But the announcement today doesn't mean that name of the three-term incumbent will be taken off the ballot in New York, as the election laws in the Empire State would make that rather complicated.
One possible choice is for the state Republican Party to put Collins on the ballot in another race, as the Buffalo News reported that Collins' name could only be taken off the ballot by what the newspaper described as a "series of political maneuvers rarely – if ever – used in all of New York."
Before Wednesday's federal indictment, this seat in the Buffalo-area of western New York was considered very safe for Republicans - but obviously, the charges have changed that dynamic.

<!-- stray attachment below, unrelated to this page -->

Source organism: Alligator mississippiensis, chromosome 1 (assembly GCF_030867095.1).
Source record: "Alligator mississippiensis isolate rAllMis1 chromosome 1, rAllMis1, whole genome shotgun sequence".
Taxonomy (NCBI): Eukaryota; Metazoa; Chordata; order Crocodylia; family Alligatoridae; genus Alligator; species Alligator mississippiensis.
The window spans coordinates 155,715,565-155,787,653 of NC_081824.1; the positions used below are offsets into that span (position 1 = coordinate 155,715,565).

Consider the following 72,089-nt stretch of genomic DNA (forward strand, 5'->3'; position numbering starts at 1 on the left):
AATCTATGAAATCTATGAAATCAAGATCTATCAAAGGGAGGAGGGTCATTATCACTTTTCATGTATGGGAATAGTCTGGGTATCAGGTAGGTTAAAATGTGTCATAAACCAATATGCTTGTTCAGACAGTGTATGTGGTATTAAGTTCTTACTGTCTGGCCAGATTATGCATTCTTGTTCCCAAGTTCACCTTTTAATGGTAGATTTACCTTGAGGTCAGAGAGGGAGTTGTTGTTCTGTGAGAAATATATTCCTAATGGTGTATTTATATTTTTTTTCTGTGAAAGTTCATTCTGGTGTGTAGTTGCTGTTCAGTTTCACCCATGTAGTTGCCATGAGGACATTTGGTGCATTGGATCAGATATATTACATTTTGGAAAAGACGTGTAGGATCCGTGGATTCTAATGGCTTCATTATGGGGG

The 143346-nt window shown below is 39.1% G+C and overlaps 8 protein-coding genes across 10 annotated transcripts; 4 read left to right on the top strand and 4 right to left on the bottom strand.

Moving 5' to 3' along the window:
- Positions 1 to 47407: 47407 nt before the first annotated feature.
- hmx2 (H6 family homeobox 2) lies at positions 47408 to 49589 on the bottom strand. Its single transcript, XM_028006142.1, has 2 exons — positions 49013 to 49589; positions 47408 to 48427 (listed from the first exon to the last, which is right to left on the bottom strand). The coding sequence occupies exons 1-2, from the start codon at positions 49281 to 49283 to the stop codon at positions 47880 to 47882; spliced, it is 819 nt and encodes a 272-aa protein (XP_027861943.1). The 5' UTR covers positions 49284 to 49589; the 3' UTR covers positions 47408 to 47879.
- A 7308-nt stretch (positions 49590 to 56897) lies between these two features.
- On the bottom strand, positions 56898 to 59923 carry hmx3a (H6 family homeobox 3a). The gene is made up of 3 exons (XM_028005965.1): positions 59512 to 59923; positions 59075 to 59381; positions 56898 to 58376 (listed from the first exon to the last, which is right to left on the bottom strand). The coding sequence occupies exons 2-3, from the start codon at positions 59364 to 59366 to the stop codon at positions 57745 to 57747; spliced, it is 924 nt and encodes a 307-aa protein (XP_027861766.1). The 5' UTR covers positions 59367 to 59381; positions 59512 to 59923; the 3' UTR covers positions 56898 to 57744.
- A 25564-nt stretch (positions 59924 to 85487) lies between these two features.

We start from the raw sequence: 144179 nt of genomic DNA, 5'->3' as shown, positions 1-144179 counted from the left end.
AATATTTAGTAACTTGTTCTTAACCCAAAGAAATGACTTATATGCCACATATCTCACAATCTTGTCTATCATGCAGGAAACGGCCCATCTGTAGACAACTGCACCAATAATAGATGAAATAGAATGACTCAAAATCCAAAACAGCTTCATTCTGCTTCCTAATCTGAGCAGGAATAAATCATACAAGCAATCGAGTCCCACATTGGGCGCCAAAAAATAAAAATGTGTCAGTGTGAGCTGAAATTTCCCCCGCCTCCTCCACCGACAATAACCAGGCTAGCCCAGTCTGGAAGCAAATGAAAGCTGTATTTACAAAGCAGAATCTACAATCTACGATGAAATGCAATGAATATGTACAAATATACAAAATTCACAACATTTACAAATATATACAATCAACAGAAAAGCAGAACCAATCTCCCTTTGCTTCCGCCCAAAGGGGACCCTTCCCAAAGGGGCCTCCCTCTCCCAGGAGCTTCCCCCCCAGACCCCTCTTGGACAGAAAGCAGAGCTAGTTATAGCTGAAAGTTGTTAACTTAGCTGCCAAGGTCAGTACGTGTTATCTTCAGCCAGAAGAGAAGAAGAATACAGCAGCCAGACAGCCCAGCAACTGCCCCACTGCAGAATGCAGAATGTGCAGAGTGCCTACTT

But, history shows it would not be out of the question for Collins to win re-election, even under the cloud of this indictment - just go back four years to the other end of New York, where Rep. Michael Grimm (R-NY) had been indicted on corruption charges - he won that race, but resigned his seat a few months later.
Democrats meanwhile called for Collins to quit.
"Speaker Ryan must call on Congressman Collins to resign," said House Democratic Leader Nancy Pelosi in a written statement. "No person is above the law, not the President or his first supporter in Congress."